Interior ministers from Germany, France, Italy and Malta have reached agreement on a redistribution mechanism for migrants rescued in the Mediterranean, German Interior Minister Horst Seehofer said on Monday.
"We have come up with regulations for a temporary emergency mechanism ... that will help Italy and Malta," Seehofer said after a meeting in the Maltese town of Vittoriosa.
Specific details of the agreement were not given. But Italian Interior Minister Luciana Lamorgese said a part of the plan was to have rescued migrants sent to various EU states within four weeks of being taken to shore.
Squabbling between EU states
The meeting comes as the European Union is riven by internal squabbling over who should take in migrants saved at sea. Italy and Malta have recently been closing their ports to vessels that rescued migrants in distress at sea after trying to cross the Mediterranean to reach Europe. Both countries have insisted that the migrants can only disembark once other EU states agree to take them in, which has often triggered a lengthy negotiation period that has left the migrants stranded at sea, sometimes for weeks.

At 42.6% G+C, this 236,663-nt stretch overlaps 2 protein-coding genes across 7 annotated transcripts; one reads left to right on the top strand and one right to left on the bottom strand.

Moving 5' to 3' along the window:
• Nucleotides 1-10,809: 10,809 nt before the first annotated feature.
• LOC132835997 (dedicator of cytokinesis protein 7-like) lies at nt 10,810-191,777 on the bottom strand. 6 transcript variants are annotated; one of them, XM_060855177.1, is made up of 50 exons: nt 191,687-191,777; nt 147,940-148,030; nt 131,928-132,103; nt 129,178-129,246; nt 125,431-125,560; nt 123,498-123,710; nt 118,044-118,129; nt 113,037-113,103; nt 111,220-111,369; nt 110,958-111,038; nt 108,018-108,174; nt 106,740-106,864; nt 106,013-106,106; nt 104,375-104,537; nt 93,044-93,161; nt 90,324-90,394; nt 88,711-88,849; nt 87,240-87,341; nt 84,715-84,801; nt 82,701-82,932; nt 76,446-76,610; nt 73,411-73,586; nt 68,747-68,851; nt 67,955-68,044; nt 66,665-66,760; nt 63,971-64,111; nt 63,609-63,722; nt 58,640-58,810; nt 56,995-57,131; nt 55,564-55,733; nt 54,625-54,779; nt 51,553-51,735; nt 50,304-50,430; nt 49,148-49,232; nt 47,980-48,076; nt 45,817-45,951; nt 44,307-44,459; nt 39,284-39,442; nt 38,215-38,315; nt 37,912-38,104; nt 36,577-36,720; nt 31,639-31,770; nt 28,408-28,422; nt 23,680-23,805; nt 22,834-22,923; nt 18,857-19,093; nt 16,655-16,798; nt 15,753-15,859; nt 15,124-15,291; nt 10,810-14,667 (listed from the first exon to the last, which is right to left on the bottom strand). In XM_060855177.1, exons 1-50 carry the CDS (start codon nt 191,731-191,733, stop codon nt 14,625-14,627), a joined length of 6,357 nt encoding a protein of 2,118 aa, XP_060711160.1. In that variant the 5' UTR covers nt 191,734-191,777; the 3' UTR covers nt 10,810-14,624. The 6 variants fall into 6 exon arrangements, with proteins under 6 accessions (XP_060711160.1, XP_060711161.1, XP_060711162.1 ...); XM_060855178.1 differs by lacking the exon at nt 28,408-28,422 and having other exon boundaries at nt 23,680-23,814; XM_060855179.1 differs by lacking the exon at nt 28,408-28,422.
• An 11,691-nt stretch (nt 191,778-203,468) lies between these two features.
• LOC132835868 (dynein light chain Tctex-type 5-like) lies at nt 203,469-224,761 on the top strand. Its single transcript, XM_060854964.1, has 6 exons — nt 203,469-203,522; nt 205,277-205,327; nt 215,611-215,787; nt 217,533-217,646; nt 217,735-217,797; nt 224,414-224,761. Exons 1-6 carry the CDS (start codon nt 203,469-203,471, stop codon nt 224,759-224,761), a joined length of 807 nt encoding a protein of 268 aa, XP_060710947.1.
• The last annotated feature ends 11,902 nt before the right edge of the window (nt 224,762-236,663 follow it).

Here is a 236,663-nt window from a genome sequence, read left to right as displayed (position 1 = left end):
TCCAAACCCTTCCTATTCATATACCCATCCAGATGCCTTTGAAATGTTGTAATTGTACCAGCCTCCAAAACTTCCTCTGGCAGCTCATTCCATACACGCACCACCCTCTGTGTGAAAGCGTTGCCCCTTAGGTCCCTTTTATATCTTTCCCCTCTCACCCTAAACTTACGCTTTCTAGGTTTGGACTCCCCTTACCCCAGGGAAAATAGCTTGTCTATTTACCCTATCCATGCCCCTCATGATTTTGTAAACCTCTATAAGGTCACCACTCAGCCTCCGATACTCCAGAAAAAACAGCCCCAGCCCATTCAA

Seehofer said the exact quotas for each country would have to be discussed at a meeting of EU interior ministers on October 8.
He has previously said Germany would take in 25% of migrants rescued off Italian territory.
Owing to their location in the Mediterranean, Italy and Malta, along with Greece and Spain, have been the main destinations for migrants seeking a new life in Europe. The current Dublin Regulation governing who takes in such migrants is seen by many as placing an unfair burden on those countries.
The meeting was also attended by Finnish Interior Minister Maria Ohisalo, who represented the EU presidency, and EU Migration Commissioner Dimitris Avramopoulos.
tj/rc (AFP, dpa)